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I have a git repo with my project. I change my conda environment quite frequently, so I want my repo to track changes in the environment, and to be able to push the most recent one and pull it in another computer. Is it possible? I search and find several solutions (e.g. https://tdhopper.com/blog/my-python-environment-workflow-with-conda/) but none provide an automatic changes-tracking.

Meaning, I want to include any changes I make in my environment into the project's repository. Like adding new packages etc. So that when I git pull it in another computer, the new package will be also pulled and added to the environment.

  • 1
    It might be possible. Add more details to your question and maybe you will get an answer. – Tim Biegeleisen Aug 27 '18 at 11:14
  • @TimBiegeleisen what is missing? – okuoub Aug 27 '18 at 11:22
  • @okuoub If you have some changes, you commit and push it to github from your machine. Then you use git pull to bring in those changes on your other computer - this is the normal way to use git. But perhaps you are asking about something different - but it is not very clear what you want to accomplish – nos Aug 27 '18 at 11:45
  • @nos I want to include any changes I make in my environment into the project's repository. Like adding new packages, etc. So that when I git pull it in another computer, the new package will be also pulled and added to the environment. – okuoub Aug 27 '18 at 12:10
  • @okuoub Ok, that's important, so add that to your question. I don't know conda well enough to answer it though. – nos Aug 27 '18 at 13:44
5
+100

I use git hooks to make conda environment updates automatic. You can have more information on git hooks here.

The idea here is to have two git hooks:

  • One which detects if a change in your local conda environment occured and if so, create a new commit with the updated env.yml file (I chose a pre-push hook for this one).
  • One which detects a change in env.yml file after a pull (i.e. the remote env.yml was different than the local one and was merged, I chose a post-merge hook for this one)

As described in the documentation, when a git repository is initiated, a folder .git/hooks is created and filled with example scripts. To use one of them, you only have to edit the file, rename it to remove its extension (.sample) and make sure it is executable.

NOTE: I use zsh as shell but the script should be the same in bash (please comment if not), you would just need to change the shebang line.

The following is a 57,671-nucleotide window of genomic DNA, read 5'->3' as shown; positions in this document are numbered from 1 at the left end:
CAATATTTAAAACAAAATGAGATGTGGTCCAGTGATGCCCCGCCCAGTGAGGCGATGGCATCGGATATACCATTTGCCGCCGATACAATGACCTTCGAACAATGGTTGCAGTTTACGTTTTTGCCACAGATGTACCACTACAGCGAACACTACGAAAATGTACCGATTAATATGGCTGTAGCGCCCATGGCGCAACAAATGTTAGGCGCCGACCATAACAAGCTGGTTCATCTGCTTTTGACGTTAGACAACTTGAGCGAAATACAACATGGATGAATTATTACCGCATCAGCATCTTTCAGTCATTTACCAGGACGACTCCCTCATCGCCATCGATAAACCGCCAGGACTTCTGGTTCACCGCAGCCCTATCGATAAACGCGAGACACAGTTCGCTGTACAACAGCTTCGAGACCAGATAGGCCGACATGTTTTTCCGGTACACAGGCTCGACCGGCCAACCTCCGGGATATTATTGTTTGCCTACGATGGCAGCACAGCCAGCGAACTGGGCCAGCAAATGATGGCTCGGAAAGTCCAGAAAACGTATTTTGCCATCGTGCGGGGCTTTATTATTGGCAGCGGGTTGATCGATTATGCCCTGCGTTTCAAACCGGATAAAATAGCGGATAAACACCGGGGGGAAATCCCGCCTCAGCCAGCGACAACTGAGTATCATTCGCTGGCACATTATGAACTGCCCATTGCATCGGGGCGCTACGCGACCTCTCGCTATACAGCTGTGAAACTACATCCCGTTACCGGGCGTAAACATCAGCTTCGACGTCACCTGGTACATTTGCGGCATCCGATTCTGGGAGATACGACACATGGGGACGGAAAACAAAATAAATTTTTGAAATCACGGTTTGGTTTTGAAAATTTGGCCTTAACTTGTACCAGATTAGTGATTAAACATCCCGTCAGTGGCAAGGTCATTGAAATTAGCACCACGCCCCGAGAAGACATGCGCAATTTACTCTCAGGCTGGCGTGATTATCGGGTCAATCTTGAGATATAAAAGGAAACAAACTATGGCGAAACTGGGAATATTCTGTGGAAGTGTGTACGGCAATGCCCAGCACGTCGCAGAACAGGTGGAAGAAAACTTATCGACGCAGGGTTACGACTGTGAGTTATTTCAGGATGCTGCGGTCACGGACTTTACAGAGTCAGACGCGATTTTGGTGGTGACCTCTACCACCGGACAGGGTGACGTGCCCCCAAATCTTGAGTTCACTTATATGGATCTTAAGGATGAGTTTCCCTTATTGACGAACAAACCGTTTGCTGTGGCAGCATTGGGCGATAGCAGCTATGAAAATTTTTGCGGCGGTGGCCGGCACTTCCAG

pre-push hook

  • Rewrite the pre-push.sample file already present in .git/hooks (replace <ENV_NAME> by the name of your conda environment):
#!/usr/bin/env zsh

echo "\n==================== pre-push hook ===================="

# Export conda environment to yaml file
conda env export -n <ENV_NAME> env.yml

# Check if new environment file is different from original 
git diff --exit-code --quiet env.yml 

# If new environment file is different, commit it
if [[ $? -eq 0 ]]; then
    echo "Conda environment not changed. No additional commit."
else
    echo "Conda environment changed. Commiting new env.yml"
    git add env.yml
    git commit -m "Updating conda environment"
    echo 'You need to push again to push additional "Updating conda environment" commit.'
    exit 1
fi
  • Remove its extension .sample and make it executable if necessary (chmod u+x pre-push)

post-merge hook

#!/usr/bin/env zsh

echo "\n==================== post-merge hook ===================="

changed_files="$(git diff-tree -r --name-only --no-commit-id ORIG_HEAD HEAD)"

check_run() {
    echo "$changed_files" | grep --quiet "$1" && eval "$2"
}

echo "Have to update the conda environment"
check_run env.yml "conda env update --file env.yml"
  • And make it executable (chmod u+x post-merge)

What will happen now ?

  • When pushing, if the conda environment changed, a message will show that you have to push again to push the commit with the updated env.yml
  • When pulling, if the pulled env.yml differs from the local env.yml, conda will update the local environment with the newly pulled env.yml.

Limitations

  • In case the environment changed locally, you can see that the updated env.yml is not automatically pushed to remote. I took the advice from this post git commit in pre-push hook.
  • Currently the updating of the conda environment after pull is using a post-merge hook. I don't know how this will be handled in case of rebase for example.
  • No git expert here, maybe there is hooks better suited for these tasks.
  • I noticed a prefix section in the env.yml which give the path to your environment folder on your local machine. After some test, everything seems to run fine but I don't know if this could somehow create conflicts when developing on various machines.

So ... comments, corrections and ideas of improvements are more than welcome !

2

In Conda you can create a virtual environment from and export an environment to a file, which can be included in your git repo. If you pull down your repo on a different machine or delete your environment you can run:

conda env create -f=env.yml

When you make changes to your environment, run an export before you add/commit:

conda env export > env.yml

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